Now, when you think of whisky made in the United Kingdom, my guess is your mind goes to one of two places: good old (Northern) Ireland, and, of course, Scotland. But, since the turn of the 21st century, there’s been another player in the modern era of U.K. whisk(e)y production: you guessed it… Wales. (If you did guess correctly, don’t pat yourself on the back too hard – your only other choice was England… though, to be fair, England isgetting itself into the whisky game as well.)
It’s got to be hard when your closest neighbors are so integrated into the tradition of whisk(e)y that to simply think of the spirit is to think of them, but Wale’s first modern distillery, Penderyn, has been hard at work over the past decade to prove that no single country owns a monopoly on good whisky.
As with most of the world’s distilleries, the late 18th and early 19th century temperance movement struck a pretty fatal blow to Wales’ whisky producers, and the last Welsh distillery closed its doors in 1910. It wasn’t until Penderyn opened shop in 2004 that the Welsh dream of whisky was reborn. Since then several otherdistilleries have had successful openings, ushering in a new age for non-North Irish, non-Scottish, non-English U.K. whisky production.
Penderyn has been busy over the last ten years, and currently sells a number of different single malts, organized more or less into three main groups: Dragon, Gold, and their special/limited edition offerings.
Today we’re focusing on one of their Gold offerings, their Madeira whisky, which has been “aged in ex-bourbon barrels and finished in ex-Madeira wine casks,” imported from the Madeira islands in Portugal – the latter giving the whisky a distinguishing golden-hue. On their website Penderyn has placed special focus on their distilling process and the materials they source for their whiskies – the kind of attention to detail that, in my experience, usually points to a company that knows what they’re doing.
But you can talk all you want about your specially designed single-pot copper stills (designed to cut down on production time and energy) and your limestone-filtered water… the real test, as always, is in the flavor. Penderyn has done wonders for the reinvigoration of Welsh whisky production – of that there’s no doubt. But have they earned the right to stand toe to toe with their Irish and Scottish contemporaries? Let’s find out.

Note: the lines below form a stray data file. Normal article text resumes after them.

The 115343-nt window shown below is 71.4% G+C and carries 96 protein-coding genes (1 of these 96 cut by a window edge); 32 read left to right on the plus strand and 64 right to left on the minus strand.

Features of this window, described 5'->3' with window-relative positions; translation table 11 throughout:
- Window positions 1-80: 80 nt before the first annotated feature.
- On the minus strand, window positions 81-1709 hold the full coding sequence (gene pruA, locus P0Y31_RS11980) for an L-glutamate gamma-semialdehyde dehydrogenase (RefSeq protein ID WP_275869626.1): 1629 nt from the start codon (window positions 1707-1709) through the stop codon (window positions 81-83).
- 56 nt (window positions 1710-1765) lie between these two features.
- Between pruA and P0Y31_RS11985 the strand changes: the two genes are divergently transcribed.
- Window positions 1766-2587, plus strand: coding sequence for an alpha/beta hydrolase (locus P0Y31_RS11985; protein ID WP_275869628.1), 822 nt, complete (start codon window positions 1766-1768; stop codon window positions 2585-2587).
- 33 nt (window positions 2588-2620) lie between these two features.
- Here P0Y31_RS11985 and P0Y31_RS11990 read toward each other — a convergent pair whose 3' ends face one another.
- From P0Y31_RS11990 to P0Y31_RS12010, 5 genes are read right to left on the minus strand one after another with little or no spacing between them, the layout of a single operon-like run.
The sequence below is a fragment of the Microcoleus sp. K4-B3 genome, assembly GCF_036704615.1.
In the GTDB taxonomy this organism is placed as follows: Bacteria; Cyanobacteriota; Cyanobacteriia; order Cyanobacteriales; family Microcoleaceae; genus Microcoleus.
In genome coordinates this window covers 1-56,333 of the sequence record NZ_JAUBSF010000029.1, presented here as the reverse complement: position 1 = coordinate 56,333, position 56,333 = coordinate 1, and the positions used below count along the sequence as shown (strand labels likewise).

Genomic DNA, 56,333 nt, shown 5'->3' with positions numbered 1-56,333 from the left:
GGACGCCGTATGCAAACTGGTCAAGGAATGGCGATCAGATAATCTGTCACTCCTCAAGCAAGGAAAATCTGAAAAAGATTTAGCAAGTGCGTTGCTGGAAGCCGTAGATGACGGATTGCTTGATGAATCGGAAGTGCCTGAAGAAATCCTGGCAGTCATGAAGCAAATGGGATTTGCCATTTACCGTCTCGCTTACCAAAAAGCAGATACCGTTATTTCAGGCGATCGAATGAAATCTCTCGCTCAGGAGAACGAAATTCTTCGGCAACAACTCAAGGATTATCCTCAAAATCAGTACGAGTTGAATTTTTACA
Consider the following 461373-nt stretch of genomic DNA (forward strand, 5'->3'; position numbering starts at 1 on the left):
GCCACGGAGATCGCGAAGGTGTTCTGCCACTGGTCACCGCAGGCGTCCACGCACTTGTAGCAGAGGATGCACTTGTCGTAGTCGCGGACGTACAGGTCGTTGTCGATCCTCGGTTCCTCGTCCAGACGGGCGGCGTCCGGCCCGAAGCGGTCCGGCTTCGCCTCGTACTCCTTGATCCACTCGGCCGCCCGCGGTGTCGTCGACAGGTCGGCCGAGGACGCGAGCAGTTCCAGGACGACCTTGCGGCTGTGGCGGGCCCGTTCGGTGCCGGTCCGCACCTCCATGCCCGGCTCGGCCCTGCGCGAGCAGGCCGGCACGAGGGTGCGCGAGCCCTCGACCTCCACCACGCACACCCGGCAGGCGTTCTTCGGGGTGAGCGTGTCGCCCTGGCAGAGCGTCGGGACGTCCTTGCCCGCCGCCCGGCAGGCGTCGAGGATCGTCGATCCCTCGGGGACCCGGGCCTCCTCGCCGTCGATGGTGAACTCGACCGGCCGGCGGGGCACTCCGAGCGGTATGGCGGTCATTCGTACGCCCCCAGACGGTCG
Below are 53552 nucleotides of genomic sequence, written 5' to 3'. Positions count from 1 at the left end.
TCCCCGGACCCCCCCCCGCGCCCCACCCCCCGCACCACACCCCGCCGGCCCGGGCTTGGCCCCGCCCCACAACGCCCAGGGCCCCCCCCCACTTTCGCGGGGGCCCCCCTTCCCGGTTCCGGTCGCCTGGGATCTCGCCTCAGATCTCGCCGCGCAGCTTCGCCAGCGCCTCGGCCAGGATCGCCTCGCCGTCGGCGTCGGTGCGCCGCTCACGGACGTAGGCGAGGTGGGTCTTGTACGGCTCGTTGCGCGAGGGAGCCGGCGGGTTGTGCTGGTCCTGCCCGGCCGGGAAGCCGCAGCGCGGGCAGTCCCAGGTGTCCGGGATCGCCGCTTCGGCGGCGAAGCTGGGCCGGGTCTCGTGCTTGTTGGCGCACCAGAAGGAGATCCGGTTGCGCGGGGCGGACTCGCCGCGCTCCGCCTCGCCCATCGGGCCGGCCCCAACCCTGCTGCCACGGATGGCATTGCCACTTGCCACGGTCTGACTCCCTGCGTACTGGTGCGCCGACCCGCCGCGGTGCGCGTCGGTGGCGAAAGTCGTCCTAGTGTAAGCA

Tasting Notes: Penderyn Madeira Single Malt Welsh Whisky
Vital Stats: The Penderyn Madeira Single Malt is sold in a 750 ml bottle. Made with barley, aged in ex-bourbon barrels (no age statement provided), and finished in ex-Madeira wine casks, the Madeira comes in at 92 proof. It currently retails for approximately $55.
Appearance: The sub-title for Penderyn’s Gold line of whiskies is “Aur Cymru,” which translates to “Welsh Gold.” In the glass, I’d say that the Madeira visually occupies a category that I’d describe as closer to a pale blond than gold, but hey, close enough. It has thin, slow legs.
Nose: A sweet nose, somewhat sharp, with a hint of liquorish, black cherry, and raisins.
Palate: The palate starts off with a bit of a kick, cinnamon and cloves, and then crawls back onto the tongue into a sweet mid-mouth warmth, finishing with elements of cantaloupe, vanilla, and just a hint of celery. A bit of cloying bitter-sweetness hangs around once all the other flavors have left. You definitely go on a bit of a flavor journey with this one.
You know what? After a century of closed doors and no local contemporaries to lean on, I’d say Penderyn’s done pretty well for itself with this one. There’s a bit of sharpness to the nose and the first tip-of-the-tongue taste, and there’s a mild, and slightly unpleasant, bitterness-sweetness that lingers on after you put your glass down, but all in all I’d say I’m a fan. You can do better for something in this price range, but for a piece of Welsh whisky history I see no reason not to add this one to your collection.